중앙데일리

Bikers’ dream roars along in Seoul

[Glimpse of Business in Seoul 10th in series: Toegyero motorcycle street]

Aug 11,2008
Motorcycles for sale on Toegyero’s motorcycle street in Jung District, Seoul, fill the sidewalk for close to 600 meters. By Jeong Min-kyu
On a sultry afternoon last week, Bae Eun-hee, 25, stroked the seat of an emerald green motor scooter in front of a motorcycle shop in Toegyero, Seoul.

“I was thinking of buying a car this year but decided to settle for a scooter instead because of recent fuel price rises,” she said.

Bae first resorted to Web sites to compare prices, including online shopping malls Auction and Gmarket. She then headed to Seoul’s best-known motorcycle street.

Toegyero, stretching for around 600 meters between Chungmuro Station and Toegye-5-ga in Jung District, has around 100 shops. There are two other motorcycle streets in Korea, in Daegu and Daejeon. Toegyero’s shops sell used motorcycles, Harley Davidsons, domestic bikes as well as imports from Japan, Europe, China and Taiwan. Hondas, Suzukis, Ducatis and numerous other brands line the street.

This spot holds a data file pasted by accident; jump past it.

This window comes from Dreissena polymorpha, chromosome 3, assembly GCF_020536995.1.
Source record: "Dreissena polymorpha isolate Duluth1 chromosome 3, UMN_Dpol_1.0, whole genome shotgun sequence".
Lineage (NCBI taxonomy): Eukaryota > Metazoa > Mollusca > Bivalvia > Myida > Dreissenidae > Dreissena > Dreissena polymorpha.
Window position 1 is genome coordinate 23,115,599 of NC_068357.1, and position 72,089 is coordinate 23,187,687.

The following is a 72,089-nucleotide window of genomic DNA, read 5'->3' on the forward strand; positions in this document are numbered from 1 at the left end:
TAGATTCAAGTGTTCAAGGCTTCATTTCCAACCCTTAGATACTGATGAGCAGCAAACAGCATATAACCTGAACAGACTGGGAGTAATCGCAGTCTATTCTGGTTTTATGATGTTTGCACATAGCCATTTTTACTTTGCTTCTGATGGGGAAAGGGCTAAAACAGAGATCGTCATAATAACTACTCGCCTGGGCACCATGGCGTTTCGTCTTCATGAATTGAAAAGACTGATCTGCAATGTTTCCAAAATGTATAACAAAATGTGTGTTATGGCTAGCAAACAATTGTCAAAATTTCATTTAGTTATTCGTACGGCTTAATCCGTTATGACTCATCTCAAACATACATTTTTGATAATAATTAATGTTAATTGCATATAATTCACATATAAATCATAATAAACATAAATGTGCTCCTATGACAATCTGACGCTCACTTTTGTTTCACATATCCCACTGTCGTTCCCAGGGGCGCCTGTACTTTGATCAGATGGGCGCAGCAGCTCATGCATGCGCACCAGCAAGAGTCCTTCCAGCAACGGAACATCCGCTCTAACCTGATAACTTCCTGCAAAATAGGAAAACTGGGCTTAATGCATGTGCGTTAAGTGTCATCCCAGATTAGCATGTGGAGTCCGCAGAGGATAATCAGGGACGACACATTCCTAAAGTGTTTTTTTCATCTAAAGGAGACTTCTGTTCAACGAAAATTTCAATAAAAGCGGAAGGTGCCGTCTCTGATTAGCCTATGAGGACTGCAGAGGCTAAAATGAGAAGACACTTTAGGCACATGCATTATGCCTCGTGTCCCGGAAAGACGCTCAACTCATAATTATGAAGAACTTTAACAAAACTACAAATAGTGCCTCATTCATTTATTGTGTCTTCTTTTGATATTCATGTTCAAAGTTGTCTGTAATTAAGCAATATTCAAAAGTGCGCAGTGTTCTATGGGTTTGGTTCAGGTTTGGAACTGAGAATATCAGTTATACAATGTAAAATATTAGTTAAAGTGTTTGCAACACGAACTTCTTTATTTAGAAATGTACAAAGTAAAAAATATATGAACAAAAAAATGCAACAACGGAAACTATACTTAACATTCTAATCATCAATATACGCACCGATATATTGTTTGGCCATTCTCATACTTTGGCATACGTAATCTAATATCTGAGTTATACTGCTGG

A customer tries on a helmet at Motorlife, a store on Toegyero’s motorcycle street in Jung District, Seoul. By Jeong Min-kyu
“I didn’t want to buy such a pricey item online,” Bae said. “I needed to come here to see the vehicles in person and get information and instructions from the shopkeepers.”

Toegyero began making a name for itself in the 1970s when motorcycle shops began appearing one by one around the Jung District Office.

“Then more shops opened and the street spread to Toegyero-4-ga and Toegyeroe-5-ga,” said Lee Jin-soo, owner of Motor Bank and head of a group of environmentally conscious motorcyclists.